Russia steps up game in supercomputing

Thanks to a 200-employee company based in Moscow, Russia is gaining attention in high-performance computing

By , Computerworld |  Data Center, high performance computing, supercomputers

Russia's profile in supercomputing is being raised thanks to a Moscow-based company and a Russian president who sees high-performance computing as critical to the nation's future.

Two years ago, Russia's President, Dmitry Medvedev, chastised his country's progress in developing supercomputers, saying in a speech somewhat sarcastically that "a huge number of entrepreneurs, not to mention officials, do not know what supercomputers are."

Medvedev is very interested in duplicating the U.S. achievements in high-technology, and last year traveled to Silicon Valley, visiting Google , Twitter , Apple and Cisco , and spoke at Stanford University about the need to increase technology investment in his country.

Medvedev has also been to Moscow State University to see T-Platforms' supercomputer. This 200-person, Moscow-based high-performance computing (HPC) company built the 13th most powerful system in the world as ranked the most recent Top500 list .

But the T-Platforms system also placed third on a new benchmark, the Graph500, which measures how rapidly a system can execute a data-intensive graph operation. The Top500 list, using the Linpack benchmark, measures how fast a computer solves a series of dense linear equations.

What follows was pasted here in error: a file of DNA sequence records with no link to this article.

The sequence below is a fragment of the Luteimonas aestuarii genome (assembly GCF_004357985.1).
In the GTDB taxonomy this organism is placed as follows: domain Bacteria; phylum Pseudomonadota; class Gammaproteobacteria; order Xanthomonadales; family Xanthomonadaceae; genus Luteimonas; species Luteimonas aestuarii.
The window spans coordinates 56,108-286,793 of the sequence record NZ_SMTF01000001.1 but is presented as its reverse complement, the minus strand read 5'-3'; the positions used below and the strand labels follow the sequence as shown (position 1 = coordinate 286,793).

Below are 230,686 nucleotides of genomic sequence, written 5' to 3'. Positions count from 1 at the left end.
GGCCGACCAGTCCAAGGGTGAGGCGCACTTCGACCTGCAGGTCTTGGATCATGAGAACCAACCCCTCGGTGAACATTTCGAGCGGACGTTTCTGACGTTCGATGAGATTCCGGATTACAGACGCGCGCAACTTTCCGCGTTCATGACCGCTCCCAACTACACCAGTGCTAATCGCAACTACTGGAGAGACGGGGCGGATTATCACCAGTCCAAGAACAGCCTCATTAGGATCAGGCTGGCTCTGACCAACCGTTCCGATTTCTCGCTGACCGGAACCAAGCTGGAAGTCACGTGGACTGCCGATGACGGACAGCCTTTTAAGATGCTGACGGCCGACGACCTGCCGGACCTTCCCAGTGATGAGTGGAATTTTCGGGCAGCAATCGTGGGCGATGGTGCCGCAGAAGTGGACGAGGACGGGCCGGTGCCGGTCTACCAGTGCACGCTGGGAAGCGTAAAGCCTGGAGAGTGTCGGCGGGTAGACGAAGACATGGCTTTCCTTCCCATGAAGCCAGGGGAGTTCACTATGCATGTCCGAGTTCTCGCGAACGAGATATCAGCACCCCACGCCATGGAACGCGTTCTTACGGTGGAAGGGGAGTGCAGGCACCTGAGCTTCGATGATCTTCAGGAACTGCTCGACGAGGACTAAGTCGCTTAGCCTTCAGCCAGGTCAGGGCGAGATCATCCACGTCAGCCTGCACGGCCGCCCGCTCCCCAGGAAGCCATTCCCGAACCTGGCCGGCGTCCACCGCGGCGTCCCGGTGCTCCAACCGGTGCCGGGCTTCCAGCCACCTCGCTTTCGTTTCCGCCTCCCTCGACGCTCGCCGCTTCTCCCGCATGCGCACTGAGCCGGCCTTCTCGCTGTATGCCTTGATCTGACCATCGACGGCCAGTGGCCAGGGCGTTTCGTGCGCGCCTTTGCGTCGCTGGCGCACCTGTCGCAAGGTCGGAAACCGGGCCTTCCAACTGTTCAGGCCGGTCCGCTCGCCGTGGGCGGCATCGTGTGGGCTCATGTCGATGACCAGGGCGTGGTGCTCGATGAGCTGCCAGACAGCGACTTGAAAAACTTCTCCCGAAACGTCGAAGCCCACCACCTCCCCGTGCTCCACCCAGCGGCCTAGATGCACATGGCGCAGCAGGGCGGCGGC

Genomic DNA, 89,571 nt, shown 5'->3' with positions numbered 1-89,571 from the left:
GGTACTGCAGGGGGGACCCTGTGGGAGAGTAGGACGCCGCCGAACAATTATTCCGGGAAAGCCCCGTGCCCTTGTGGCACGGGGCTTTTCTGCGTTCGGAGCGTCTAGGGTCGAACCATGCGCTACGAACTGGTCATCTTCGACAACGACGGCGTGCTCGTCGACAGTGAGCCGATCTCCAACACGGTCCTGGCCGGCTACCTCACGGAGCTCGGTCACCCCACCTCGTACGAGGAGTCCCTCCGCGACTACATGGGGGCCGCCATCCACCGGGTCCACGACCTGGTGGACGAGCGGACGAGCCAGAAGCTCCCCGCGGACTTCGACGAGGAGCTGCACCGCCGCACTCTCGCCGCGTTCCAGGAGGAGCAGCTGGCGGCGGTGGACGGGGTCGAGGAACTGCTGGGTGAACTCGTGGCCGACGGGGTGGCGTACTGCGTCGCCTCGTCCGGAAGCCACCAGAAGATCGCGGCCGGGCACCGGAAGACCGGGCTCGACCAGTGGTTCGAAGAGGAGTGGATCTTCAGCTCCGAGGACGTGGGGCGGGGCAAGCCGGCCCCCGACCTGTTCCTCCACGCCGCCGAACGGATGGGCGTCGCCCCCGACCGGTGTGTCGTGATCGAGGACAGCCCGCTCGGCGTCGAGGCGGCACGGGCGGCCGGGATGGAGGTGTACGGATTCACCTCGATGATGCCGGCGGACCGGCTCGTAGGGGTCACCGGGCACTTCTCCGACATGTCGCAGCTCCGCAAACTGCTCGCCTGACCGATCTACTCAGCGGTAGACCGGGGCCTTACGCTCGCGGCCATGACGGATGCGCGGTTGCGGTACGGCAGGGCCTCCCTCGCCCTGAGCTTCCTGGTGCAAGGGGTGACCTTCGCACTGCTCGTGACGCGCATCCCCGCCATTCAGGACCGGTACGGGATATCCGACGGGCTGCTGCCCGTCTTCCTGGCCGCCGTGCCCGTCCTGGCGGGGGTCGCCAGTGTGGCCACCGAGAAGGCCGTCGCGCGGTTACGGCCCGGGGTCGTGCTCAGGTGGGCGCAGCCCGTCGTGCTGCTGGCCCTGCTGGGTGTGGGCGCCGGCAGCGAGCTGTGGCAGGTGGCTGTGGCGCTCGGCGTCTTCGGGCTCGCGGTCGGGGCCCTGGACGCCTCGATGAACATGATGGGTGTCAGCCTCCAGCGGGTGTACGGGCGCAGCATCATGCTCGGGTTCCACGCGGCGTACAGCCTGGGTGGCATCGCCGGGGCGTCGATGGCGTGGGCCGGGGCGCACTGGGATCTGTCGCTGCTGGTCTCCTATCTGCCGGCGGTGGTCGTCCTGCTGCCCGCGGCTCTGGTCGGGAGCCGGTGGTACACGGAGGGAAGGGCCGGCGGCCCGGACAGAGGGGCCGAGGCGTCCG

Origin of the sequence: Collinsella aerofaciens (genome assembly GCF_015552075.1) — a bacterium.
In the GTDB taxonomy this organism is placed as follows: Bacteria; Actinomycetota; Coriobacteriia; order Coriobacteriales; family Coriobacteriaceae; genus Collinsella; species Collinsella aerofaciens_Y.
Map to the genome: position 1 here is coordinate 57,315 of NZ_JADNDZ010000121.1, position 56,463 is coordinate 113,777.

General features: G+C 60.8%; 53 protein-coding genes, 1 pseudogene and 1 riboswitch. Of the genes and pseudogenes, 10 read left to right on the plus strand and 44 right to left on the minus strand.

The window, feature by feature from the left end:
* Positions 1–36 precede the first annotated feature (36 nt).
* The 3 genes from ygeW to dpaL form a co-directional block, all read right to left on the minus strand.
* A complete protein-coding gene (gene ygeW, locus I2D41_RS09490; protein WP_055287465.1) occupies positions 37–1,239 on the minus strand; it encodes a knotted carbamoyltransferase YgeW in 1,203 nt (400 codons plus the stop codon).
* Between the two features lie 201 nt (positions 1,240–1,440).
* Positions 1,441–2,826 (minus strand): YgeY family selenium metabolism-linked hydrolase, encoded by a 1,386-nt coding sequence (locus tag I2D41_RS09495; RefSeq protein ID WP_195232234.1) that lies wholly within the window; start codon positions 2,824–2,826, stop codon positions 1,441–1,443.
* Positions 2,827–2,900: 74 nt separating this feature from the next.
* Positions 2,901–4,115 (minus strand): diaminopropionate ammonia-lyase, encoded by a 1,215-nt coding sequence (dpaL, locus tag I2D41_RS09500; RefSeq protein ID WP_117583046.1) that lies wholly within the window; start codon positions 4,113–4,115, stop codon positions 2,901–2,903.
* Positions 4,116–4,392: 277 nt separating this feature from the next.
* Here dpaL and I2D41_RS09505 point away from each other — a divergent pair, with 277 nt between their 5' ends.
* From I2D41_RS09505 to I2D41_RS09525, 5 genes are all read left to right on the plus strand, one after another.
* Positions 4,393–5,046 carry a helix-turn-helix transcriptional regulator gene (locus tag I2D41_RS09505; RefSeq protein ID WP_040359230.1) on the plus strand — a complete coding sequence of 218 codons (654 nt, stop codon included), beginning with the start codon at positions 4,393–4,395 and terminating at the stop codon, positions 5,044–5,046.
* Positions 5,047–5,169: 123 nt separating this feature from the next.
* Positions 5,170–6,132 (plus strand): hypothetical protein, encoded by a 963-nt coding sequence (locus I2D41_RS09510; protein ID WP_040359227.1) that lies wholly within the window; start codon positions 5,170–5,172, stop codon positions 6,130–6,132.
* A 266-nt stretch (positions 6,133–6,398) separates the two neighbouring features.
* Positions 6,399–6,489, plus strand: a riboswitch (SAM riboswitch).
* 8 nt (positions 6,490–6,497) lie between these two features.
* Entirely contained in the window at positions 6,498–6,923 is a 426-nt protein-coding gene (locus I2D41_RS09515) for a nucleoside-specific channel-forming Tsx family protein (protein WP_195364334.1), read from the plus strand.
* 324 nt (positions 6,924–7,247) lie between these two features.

Steve Conway, an HPC analyst at IDC, said Medvedev has been urging high-performance computing investment "or else Russian products in five years won't be competitive in the world market, so the government is very much driving to increase HPC usage."

T-Platforms is promoting supercomputing use in Russia, as well as selling its systems in Europe, and aims to also sell in the U.S. market.

"At the moment it's a new technology for most of the people, but we are trying to expand the market [in Russia]," said Anton Korzh, a systems architect at T-Platforms. The company is also helping its potential science and research customers to design applications that work in HPC environments.


Originally published on Computerworld |  Click here to read the original story.
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